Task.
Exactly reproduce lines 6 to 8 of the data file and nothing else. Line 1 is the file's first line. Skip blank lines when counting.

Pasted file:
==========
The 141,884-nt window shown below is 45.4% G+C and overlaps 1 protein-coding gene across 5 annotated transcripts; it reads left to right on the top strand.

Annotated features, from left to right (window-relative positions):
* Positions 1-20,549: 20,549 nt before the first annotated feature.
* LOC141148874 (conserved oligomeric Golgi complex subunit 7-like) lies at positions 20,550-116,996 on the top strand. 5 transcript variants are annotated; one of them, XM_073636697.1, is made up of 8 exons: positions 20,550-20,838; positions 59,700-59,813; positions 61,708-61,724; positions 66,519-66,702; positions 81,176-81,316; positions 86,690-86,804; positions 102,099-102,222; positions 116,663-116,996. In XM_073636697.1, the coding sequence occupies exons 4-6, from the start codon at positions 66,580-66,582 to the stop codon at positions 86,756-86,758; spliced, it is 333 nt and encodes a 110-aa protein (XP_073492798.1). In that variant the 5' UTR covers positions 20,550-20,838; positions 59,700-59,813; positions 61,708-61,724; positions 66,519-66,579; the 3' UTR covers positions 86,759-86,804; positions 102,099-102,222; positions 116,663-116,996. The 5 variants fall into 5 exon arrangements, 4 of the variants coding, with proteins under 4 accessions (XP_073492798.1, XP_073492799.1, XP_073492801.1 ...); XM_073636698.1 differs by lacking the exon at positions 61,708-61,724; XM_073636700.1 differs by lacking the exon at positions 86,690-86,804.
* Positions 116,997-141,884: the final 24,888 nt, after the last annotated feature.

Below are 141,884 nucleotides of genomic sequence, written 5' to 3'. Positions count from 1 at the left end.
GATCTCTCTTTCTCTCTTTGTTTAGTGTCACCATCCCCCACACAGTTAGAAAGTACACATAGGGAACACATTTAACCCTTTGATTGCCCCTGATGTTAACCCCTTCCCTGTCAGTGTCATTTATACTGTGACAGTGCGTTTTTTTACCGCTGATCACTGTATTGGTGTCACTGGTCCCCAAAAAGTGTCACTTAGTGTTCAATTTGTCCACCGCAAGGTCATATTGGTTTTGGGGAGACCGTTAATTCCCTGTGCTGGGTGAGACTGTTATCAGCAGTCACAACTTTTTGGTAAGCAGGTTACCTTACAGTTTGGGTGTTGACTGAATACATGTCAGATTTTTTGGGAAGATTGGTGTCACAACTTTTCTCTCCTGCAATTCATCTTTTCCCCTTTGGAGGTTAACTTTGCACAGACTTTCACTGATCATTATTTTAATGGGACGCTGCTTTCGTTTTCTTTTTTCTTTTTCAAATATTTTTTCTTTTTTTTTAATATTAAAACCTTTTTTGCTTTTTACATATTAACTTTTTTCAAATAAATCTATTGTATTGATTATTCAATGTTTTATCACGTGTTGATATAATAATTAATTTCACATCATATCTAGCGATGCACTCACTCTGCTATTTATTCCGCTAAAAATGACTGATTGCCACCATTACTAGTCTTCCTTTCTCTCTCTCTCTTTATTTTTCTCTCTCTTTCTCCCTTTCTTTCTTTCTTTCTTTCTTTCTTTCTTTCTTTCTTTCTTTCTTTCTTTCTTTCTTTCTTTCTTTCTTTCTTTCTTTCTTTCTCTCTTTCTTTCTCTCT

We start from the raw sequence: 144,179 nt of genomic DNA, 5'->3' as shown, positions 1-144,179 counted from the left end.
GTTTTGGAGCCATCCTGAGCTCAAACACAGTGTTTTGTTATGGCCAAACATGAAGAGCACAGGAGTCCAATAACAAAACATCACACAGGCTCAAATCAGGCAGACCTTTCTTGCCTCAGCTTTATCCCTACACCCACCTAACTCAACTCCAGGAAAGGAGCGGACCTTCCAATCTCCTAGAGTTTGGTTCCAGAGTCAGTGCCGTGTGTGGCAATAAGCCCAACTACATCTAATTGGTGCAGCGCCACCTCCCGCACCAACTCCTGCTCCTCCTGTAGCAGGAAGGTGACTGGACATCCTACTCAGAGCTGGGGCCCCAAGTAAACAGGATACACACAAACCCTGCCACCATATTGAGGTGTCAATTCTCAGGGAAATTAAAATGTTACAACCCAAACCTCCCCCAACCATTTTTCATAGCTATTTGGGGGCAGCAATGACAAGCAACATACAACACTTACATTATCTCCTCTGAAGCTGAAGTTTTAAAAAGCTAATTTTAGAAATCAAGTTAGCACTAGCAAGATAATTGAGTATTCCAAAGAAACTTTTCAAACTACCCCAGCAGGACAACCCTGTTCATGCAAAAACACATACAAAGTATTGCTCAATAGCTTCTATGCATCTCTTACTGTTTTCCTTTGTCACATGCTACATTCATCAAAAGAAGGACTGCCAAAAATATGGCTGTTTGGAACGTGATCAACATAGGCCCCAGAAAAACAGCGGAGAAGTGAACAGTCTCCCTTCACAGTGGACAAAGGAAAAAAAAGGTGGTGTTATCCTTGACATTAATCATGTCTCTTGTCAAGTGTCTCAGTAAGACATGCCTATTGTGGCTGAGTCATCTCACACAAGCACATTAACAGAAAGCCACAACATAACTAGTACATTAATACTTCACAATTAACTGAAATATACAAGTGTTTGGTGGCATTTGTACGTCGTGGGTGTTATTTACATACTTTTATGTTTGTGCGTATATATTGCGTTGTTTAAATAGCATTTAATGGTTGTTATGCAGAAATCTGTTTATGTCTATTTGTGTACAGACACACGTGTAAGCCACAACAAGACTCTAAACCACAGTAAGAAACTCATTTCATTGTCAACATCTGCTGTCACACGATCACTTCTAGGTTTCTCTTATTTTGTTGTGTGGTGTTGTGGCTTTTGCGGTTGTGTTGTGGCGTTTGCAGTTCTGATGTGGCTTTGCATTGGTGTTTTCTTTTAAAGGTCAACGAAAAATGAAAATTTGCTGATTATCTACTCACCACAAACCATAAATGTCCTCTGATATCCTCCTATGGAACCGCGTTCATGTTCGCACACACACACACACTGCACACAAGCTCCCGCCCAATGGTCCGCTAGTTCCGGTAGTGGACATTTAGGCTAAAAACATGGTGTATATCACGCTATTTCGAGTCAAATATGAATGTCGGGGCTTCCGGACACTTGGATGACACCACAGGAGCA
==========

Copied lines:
Below are 141,884 nucleotides of genomic sequence, written 5' to 3'. Positions count from 1 at the left end.
GATCTCTCTTTCTCTCTTTGTTTAGTGTCACCATCCCCCACACAGTTAGAAAGTACACATAGGGAACACATTTAACCCTTTGATTGCCCCTGATGTTAACCCCTTCCCTGTCAGTGTCATTTATACTGTGACAGTGCGTTTTTTTACCGCTGATCACTGTATTGGTGTCACTGGTCCCCAAAAAGTGTCACTTAGTGTTCAATTTGTCCACCGCAAGGTCATATTGGTTTTGGGGAGACCGTTAATTCCCTGTGCTGGGTGAGACTGTTATCAGCAGTCACAACTTTTTGGTAAGCAGGTTACCTTACAGTTTGGGTGTTGACTGAATACATGTCAGATTTTTTGGGAAGATTGGTGTCACAACTTTTCTCTCCTGCAATTCATCTTTTCCCCTTTGGAGGTTAACTTTGCACAGACTTTCACTGATCATTATTTTAATGGGACGCTGCTTTCGTTTTCTTTTTTCTTTTTCAAATATTTTTTCTTTTTTTTTAATATTAAAACCTTTTTTGCTTTTTACATATTAACTTTTTTCAAATAAATCTATTGTATTGATTATTCAATGTTTTATCACGTGTTGATATAATAATTAATTTCACATCATATCTAGCGATGCACTCACTCTGCTATTTATTCCGCTAAAAATGACTGATTGCCACCATTACTAGTCTTCCTTTCTCTCTCTCTCTTTATTTTTCTCTCTCTTTCTCCCTTTCTTTCTTTCTTTCTTTCTTTCTTTCTTTCTTTCTTTCTTTCTTTCTTTCTTTCTTTCTTTCTTTCTTTCTTTCTTTCTTTCTCTCTTTCTTTCTCTCT

We start from the raw sequence: 144,179 nt of genomic DNA, 5'->3' as shown, positions 1-144,179 counted from the left end.